Average house price of £297,000 would plunge by £53,000
In the latest warning of the economic risks of Brexit, Zoopla said nearly all of the gains made by the housing market over the past five years would be wiped out if the country votes to Leave.
Zoopla said the current average house price of just over £297,000 would plunge by over £53,000 due to the combined effect of ‘uncertainty, increased unemployment, reduced investment and higher borrowing costs’.
It would return house prices to levels last seen in 2011, in the wake of the global economic crisis.
Echoing Chancellor George Osborne’s dire predictions of the impact of Brexit, said an Out vote could cut £1.5 trillion from the total value of the country’s housing stock. In London, Zoopla puts average home prices at £671,989. It said this would fall to £550,989, while across the South East there would be a drop from £396,682 to £325,282.
Even in the area with lowest house prices – Yorkshire and Humber – the average would fall from £167,023 to £137,023.
Zoopla says its number-crunching, which is based on Treasury projections, implies that ‘most of the gains clawed back since the credit crisis would be wiped out… leaving homeowners with less equity and some in negative equity territory’.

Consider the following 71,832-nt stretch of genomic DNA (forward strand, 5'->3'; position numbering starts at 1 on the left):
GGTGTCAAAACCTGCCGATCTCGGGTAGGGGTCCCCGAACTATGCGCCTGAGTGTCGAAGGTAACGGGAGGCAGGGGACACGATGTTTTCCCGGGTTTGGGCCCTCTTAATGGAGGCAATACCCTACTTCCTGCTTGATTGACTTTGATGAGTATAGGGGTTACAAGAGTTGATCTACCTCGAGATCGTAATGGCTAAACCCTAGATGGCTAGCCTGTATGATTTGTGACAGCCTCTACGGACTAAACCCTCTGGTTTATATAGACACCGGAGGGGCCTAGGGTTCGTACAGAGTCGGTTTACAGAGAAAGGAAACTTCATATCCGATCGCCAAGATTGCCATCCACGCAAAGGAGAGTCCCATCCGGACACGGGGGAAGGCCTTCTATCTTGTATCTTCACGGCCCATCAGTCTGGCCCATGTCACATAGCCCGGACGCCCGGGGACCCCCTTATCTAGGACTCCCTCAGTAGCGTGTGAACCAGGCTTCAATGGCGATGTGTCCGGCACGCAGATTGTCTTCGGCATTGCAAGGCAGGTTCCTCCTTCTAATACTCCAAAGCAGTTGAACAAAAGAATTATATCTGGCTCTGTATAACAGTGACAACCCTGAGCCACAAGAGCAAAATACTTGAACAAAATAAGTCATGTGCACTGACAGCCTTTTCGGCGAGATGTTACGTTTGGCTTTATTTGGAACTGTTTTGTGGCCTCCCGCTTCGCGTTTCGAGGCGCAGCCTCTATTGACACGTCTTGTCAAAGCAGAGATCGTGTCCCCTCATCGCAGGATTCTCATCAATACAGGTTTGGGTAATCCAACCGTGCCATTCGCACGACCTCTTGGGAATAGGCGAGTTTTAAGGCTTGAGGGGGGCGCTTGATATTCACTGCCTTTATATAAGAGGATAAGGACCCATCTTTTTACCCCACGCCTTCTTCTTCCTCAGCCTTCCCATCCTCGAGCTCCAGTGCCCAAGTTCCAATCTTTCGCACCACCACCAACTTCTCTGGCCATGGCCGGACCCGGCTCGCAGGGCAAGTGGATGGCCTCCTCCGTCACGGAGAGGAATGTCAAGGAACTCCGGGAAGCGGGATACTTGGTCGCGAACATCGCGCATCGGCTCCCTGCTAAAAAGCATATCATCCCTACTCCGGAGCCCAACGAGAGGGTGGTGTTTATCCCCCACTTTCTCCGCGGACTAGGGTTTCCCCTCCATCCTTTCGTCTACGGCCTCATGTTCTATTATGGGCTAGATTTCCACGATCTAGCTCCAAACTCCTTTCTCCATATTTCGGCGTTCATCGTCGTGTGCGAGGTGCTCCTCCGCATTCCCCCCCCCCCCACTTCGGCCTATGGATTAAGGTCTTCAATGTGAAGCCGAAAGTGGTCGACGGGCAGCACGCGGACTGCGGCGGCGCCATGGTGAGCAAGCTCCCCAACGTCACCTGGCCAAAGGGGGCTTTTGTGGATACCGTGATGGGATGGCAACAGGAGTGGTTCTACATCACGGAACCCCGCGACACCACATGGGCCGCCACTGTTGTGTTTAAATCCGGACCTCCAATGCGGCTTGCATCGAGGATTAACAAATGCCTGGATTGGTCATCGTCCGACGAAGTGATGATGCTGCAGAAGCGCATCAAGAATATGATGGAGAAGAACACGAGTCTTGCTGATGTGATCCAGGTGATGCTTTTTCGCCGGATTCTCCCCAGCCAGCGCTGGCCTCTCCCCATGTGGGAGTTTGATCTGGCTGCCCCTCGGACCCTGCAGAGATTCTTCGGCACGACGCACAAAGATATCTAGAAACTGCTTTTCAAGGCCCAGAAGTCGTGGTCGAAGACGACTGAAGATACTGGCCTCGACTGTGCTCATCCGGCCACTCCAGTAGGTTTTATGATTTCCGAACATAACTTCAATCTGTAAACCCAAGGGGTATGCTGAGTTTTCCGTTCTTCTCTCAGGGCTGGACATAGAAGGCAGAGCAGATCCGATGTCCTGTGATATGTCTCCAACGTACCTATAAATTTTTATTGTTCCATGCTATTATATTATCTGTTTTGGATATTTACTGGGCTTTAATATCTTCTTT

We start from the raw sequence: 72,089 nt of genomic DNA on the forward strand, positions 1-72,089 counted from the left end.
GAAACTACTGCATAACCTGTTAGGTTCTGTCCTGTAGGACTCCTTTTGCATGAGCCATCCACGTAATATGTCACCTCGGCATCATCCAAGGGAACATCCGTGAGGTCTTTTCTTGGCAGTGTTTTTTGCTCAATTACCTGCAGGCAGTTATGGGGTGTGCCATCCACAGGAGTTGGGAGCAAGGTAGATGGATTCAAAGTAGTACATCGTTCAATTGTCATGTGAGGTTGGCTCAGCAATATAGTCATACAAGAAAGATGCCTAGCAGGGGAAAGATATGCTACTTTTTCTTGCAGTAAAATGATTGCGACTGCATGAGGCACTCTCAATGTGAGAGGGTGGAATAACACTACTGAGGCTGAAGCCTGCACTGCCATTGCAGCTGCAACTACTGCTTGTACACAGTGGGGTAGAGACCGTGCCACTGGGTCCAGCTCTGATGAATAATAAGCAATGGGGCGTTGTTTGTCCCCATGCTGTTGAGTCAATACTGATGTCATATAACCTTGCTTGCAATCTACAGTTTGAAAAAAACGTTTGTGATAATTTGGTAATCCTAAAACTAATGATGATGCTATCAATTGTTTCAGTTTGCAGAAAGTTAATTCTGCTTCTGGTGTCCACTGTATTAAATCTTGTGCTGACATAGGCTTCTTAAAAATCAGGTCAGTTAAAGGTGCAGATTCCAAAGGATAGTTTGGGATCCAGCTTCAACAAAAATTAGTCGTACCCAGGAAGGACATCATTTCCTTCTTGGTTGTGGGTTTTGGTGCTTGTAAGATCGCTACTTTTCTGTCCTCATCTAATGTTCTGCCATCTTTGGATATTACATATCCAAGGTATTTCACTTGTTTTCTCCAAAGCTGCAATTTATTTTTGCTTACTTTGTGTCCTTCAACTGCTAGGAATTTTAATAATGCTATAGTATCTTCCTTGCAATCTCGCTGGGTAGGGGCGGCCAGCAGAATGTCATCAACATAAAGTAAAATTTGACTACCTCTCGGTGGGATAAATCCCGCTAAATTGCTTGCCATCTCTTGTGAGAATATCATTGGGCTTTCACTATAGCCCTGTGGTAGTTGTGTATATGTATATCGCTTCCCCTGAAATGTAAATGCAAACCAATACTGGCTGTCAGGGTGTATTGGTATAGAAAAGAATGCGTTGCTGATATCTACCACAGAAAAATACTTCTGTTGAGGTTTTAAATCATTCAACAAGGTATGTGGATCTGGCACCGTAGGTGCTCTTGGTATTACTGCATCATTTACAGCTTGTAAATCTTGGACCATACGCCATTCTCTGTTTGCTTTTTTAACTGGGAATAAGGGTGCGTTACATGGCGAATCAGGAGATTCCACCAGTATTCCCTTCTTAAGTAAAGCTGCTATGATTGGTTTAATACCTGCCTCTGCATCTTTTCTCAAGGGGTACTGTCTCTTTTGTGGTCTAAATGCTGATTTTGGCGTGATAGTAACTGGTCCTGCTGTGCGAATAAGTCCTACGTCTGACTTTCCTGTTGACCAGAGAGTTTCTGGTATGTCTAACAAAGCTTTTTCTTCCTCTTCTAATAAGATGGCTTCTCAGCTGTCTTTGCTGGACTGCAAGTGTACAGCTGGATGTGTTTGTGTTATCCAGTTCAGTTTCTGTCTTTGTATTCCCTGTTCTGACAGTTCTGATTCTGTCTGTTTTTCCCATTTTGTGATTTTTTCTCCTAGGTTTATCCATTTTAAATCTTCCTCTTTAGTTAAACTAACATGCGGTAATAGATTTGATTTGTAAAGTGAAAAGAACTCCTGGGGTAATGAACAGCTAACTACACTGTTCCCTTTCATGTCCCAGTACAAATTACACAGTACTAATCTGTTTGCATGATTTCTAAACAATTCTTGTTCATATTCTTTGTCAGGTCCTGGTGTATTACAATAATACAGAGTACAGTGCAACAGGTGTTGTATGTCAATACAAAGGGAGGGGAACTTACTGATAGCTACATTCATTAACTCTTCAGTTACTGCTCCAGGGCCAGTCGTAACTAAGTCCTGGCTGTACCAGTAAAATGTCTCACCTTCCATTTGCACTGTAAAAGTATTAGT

Its intervention comes just days after senior Tories, including former Chancellors Lord Lamont and Lord Lawson, accused the Bank of England and the Treasury of ‘peddling phoney forecasts’ to scare people into voting to stay in.
The pro-Brexit campaigners accused Mr Osborne of ‘desperation’ for threatening spending cuts and tax rises after a Leave vote, and said there had been ‘startling dishonesty in the economic debate’. A Zoopla spokesman said: ‘While the economic impact of the referendum is hard to predict, it is clear that uncertainty is not good for markets.
‘The prolonged uncertainty following a Leave vote would likely be negative for the property market, with… the average homeowner between £29,800 and £53,600 worse off, and with property values returning to levels last seen following the credit crunch.’